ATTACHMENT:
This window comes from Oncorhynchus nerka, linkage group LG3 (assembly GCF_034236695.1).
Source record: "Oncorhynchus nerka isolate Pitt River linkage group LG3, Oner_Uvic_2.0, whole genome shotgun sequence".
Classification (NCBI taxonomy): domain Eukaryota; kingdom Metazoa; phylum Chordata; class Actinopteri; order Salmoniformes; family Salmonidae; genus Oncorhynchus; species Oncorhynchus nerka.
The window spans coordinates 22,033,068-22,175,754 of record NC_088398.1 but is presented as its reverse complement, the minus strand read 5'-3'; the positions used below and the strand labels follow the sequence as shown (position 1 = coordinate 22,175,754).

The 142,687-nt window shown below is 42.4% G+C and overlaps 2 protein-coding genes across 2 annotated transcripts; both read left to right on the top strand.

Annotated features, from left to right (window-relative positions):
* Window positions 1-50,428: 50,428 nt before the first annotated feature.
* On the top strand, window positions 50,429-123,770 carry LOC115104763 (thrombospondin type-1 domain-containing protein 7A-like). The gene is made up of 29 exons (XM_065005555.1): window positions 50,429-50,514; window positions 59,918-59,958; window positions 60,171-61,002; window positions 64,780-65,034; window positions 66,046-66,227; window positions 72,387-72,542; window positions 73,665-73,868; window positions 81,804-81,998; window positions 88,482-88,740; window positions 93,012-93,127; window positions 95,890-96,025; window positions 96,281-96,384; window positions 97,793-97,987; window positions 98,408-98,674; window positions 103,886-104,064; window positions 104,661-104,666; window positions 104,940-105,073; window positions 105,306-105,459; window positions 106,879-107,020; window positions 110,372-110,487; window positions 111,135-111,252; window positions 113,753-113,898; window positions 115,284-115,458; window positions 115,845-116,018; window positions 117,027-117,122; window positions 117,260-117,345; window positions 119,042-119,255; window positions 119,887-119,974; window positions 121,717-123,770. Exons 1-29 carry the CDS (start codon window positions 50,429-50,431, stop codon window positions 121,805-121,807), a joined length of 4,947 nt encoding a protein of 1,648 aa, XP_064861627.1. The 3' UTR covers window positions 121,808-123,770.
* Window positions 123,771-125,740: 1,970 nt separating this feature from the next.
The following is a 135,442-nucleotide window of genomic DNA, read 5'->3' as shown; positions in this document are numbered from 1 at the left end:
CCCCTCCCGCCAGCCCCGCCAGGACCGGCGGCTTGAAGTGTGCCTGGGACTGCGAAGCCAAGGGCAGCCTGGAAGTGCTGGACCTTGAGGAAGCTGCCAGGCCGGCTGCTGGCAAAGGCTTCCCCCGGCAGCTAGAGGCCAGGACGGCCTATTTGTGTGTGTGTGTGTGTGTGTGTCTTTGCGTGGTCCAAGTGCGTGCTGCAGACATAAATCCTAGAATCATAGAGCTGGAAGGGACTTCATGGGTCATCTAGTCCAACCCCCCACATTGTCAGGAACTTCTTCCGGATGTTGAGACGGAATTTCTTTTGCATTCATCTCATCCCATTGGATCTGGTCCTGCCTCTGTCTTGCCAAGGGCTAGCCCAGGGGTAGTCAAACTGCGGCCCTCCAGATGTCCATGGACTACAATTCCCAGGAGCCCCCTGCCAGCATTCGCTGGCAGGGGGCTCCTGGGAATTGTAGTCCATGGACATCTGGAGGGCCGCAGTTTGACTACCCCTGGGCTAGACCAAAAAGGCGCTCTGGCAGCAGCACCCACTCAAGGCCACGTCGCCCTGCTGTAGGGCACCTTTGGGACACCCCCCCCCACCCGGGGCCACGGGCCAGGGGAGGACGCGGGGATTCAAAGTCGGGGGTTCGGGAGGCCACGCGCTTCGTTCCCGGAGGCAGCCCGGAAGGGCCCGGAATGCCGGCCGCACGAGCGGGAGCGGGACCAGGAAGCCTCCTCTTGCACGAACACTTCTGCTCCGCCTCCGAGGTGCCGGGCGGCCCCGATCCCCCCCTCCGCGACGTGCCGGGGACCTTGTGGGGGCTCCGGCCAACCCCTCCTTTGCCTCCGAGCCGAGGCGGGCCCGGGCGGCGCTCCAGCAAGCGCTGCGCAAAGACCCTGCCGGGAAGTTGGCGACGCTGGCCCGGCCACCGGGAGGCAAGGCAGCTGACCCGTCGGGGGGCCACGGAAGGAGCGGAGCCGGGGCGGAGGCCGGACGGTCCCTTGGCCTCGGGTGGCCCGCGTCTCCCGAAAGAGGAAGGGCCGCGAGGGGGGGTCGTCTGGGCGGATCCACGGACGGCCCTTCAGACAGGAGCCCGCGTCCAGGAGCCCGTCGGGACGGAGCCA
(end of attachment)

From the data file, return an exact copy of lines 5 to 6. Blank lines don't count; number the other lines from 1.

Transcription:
The 142,687-nt window shown below is 42.4% G+C and overlaps 2 protein-coding genes across 2 annotated transcripts; both read left to right on the top strand.

Annotated features, from left to right (window-relative positions):